I’ve been champing at the bit to get my hands on the Wilson Staff Model Blades since their release earlier this year. My opportunity to put them through their paces finally arose last week.
A modern adaptation of a timeless classic, the Wilson Staff Model Blade Irons are a real thing of beauty and a workhorse to boot. I took the 5 iron and PW to the course for some testing and couldn’t believe the results.
Wilson Staff Golf Snapshot
For the golfing purists and older generations, Wilson Staff is a well-known name in golf, but if you’re unfamiliar with their clubs, next time you’re on the course ask your playing partners (if they’re old enough) what clubs they remember from when they grew up. Chances are they’ll mention at least one or two Wilson clubs.
Wilson Staff golf clubs were used by countless legends like Sam Snead, Arnold Palmer, Payne Stewart, and arguably the most dominant female player of all-time, Mickey Wright. Dating back to Gene Sarazen’s 1922 U.S. Open championship, Wilson Staff irons have been used to win 62 majors.
The brand enjoyed continued popularity through the early 1990s; however, after the turn of the century the company’s luster had lost much of its shine and the brand fell into relative anonymity with players as companies like Titleist, Ping, TaylorMade and Callaway began to dominate the market.
Currently, the brand is enjoying some newfound exposure as the defending U.S. Open champion Gary Woodland and fellow PGA Tour player Brendan Steele play the Wilson Staff Model Blades. Kevin Streelman and multi-major winner Padraig Harrington are also on staff with Wilson, too.
When the Wilson rep first brought a sample iron into the office, I loved every bit of the looks. The diamond pattern design frames the scoring lines and the triple notches on the hosel of the Wilson Staff Model Blades give these irons an instantly recognizable and classic Wilson blade look.
The front may look like classic Wilson, but the back of the blade features some modern design elements. Weight is removed from the heel through milling, which gives these irons precise weighting from club to club and set to set.
Blade irons are designed for the best ball strikers in the world, and their construction remains relatively consistent. They are forged from a single piece of carbon steel and will not include technologies designed for added forgiveness.
When designing the Wilson Staff Model Blade Irons, Wilson collaborated with Steele and Woodland to ensure these irons met Tour-level performance standards.
The forged 8620 carbon steel head features milling on the face between scoring lines and on the back of the blade to produce consistent weighting across the entire set.
Wilson listened to their staff players and compared to previous blade model, the FG Tour 100, the Staff Model Blades have a bit more camber. This adjustment gives these irons a fraction of forgiveness without sacrificing any workability.
Camber is the curvature of the sole of a golf club from front to back. A more rounded curve will promote better turf interaction at impact and allow players to manipulate the effective bounce.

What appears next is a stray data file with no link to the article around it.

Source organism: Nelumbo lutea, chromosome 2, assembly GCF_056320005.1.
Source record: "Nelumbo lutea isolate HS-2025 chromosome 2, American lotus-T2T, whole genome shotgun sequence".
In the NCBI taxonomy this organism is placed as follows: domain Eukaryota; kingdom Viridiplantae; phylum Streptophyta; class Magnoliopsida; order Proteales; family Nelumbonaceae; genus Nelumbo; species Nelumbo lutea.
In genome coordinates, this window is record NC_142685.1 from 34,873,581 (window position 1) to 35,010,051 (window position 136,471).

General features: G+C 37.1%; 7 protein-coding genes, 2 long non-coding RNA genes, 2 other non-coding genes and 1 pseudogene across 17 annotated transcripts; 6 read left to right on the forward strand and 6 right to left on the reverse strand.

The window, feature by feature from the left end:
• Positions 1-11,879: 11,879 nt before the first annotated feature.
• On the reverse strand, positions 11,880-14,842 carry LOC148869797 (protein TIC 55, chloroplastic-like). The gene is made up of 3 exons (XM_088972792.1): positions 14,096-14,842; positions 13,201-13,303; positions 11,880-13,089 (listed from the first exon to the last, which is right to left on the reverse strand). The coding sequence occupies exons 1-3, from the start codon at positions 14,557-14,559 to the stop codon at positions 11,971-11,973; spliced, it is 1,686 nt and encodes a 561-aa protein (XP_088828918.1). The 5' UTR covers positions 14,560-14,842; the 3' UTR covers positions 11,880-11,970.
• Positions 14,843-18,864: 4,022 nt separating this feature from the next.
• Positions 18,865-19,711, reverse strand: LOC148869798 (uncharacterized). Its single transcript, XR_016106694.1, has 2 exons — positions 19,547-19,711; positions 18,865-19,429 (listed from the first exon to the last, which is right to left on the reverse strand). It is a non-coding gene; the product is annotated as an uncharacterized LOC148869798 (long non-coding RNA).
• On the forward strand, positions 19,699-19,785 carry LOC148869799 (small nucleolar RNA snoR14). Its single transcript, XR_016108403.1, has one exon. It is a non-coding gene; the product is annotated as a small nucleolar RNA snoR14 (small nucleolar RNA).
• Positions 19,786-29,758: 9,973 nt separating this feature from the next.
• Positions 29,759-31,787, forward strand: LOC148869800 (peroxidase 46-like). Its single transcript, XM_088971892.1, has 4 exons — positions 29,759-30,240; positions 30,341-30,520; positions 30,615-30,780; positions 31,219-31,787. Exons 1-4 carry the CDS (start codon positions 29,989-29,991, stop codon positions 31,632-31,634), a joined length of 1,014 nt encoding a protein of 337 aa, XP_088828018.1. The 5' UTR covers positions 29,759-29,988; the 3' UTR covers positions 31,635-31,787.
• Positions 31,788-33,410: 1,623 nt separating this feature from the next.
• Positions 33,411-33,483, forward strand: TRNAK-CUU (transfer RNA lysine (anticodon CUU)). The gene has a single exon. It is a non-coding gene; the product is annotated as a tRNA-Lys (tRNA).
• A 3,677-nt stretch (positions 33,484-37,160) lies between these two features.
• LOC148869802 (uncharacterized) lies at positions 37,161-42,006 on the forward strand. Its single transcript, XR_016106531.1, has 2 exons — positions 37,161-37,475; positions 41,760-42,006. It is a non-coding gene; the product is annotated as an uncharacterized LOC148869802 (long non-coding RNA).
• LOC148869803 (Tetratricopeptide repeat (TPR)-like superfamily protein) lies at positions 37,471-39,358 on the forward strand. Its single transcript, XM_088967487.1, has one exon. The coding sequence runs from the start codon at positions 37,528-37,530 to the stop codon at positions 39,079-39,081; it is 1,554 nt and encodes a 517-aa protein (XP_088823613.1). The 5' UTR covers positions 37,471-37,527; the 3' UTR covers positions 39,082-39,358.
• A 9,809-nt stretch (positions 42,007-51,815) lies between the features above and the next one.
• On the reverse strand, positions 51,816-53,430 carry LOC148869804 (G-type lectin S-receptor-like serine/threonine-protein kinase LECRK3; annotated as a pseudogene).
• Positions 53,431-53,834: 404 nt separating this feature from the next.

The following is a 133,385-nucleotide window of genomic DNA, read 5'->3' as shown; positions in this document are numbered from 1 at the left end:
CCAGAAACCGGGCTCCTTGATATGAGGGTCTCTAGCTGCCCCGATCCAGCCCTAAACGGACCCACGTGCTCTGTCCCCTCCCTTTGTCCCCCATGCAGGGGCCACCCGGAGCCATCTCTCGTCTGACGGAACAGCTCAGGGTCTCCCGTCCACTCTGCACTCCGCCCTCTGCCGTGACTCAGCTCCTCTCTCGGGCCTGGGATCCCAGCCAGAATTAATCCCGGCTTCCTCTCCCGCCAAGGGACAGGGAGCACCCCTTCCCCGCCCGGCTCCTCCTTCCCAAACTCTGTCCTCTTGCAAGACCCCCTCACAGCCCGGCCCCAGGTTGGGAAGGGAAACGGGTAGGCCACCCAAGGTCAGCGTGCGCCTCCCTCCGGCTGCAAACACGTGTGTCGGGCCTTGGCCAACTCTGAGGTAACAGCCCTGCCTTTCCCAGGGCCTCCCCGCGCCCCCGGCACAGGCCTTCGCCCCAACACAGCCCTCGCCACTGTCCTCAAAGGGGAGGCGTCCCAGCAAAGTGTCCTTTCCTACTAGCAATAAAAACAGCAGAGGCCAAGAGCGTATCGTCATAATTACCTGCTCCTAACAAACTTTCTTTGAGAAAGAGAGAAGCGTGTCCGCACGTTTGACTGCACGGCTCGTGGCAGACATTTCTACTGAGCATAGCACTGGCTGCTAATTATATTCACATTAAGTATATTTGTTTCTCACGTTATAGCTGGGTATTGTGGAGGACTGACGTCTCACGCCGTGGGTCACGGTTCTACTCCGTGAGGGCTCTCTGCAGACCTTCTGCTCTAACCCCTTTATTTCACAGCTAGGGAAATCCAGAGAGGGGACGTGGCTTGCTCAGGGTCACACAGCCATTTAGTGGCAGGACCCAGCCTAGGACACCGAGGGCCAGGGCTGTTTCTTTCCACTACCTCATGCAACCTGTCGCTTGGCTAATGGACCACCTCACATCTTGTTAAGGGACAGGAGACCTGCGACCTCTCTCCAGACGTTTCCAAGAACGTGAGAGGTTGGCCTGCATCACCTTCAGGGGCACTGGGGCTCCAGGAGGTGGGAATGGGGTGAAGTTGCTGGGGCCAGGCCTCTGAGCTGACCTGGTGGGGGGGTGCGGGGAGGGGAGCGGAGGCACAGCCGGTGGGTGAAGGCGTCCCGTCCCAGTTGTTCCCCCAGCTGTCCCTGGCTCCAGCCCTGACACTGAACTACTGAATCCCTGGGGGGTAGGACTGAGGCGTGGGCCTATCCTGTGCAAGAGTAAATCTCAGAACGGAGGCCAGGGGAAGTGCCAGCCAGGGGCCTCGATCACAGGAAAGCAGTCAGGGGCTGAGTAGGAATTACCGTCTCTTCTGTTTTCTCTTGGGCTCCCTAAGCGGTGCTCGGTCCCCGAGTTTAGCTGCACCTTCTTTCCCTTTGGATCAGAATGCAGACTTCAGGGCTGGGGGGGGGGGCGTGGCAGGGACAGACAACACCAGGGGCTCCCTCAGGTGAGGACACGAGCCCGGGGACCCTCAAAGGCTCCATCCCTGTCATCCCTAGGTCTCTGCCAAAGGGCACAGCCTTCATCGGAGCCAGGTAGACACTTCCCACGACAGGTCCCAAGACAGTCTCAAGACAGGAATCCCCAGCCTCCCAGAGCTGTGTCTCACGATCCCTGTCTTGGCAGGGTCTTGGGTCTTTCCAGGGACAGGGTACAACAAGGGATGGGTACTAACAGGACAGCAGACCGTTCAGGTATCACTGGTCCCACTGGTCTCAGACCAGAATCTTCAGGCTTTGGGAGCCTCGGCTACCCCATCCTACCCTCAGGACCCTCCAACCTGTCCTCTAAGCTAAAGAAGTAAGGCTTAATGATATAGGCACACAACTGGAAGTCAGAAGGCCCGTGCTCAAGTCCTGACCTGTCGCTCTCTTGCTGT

Typically, blades have been engineered with less camber to the sole. More camber on a sole is something that traditionally is found in game improvement irons.
Another unique feature of Wilson irons is the classic Fluid Feel Hosel. Adapted from the Wilson Dyna-Powered irons. Combined with a bore through shaft, Wilson removes weight from the hosel in order to create a larger clubhead and wider sole, increasing playability.
On The Course
Like the adage goes, look good, feel good, play good. After playing Mizuno blades for 8 years I was excited to get these on the course. Once I did, the results were fantastic!
I decided to hit the 5-iron off the tee on most par fours and consistently found myself in the fairway. What really shocked me was the length off the tee.
My normal 5-iron distance is around 205 yards, but off the tee, I was getting 225 yards from the Wilson. Some of this may have been due to using S300 shafts instead of an x-flex shaft, but I still think these are a touch longer than my current players irons overall.
Blades and muscle backs hands down have the best feel to them, but that feel comes at the cost of forgiveness. The solid steel head does little to help on fat shots and I saw a few balls fall woefully short on approaches I intentionally struck poorly.
Much like the feel, the sound is smooth. There is no click at impact, just a solid compression of the ball and a firm thud. I enjoyed the weighting of these irons. They felt well balanced making them a cinch to swing.
The pitching wedge has a more rounded wedge-like look to it and visually is a great transition from the longer irons into the wedges.
Once again, the feel was spot on. I could move the ball right and left, higher and lower without difficulty and the wedge produced plenty of spin to hold a tough green.
I love blades, they are the clubs that I personally feel the most comfortable and confident playing. Too often irons feel so bloated and fat that it makes it hard to get any real feedback from them, but not these.
The Wilson Staff Model Blade irons are a solid set that will cater to the older generations looking for a bit of nostalgia and better players looking for a high-performance players iron. These quality and craftsmanship of these irons put them squarely in the conversation with the likes of the Titleist MBs and Mizuno MPs as the top players irons on the market today.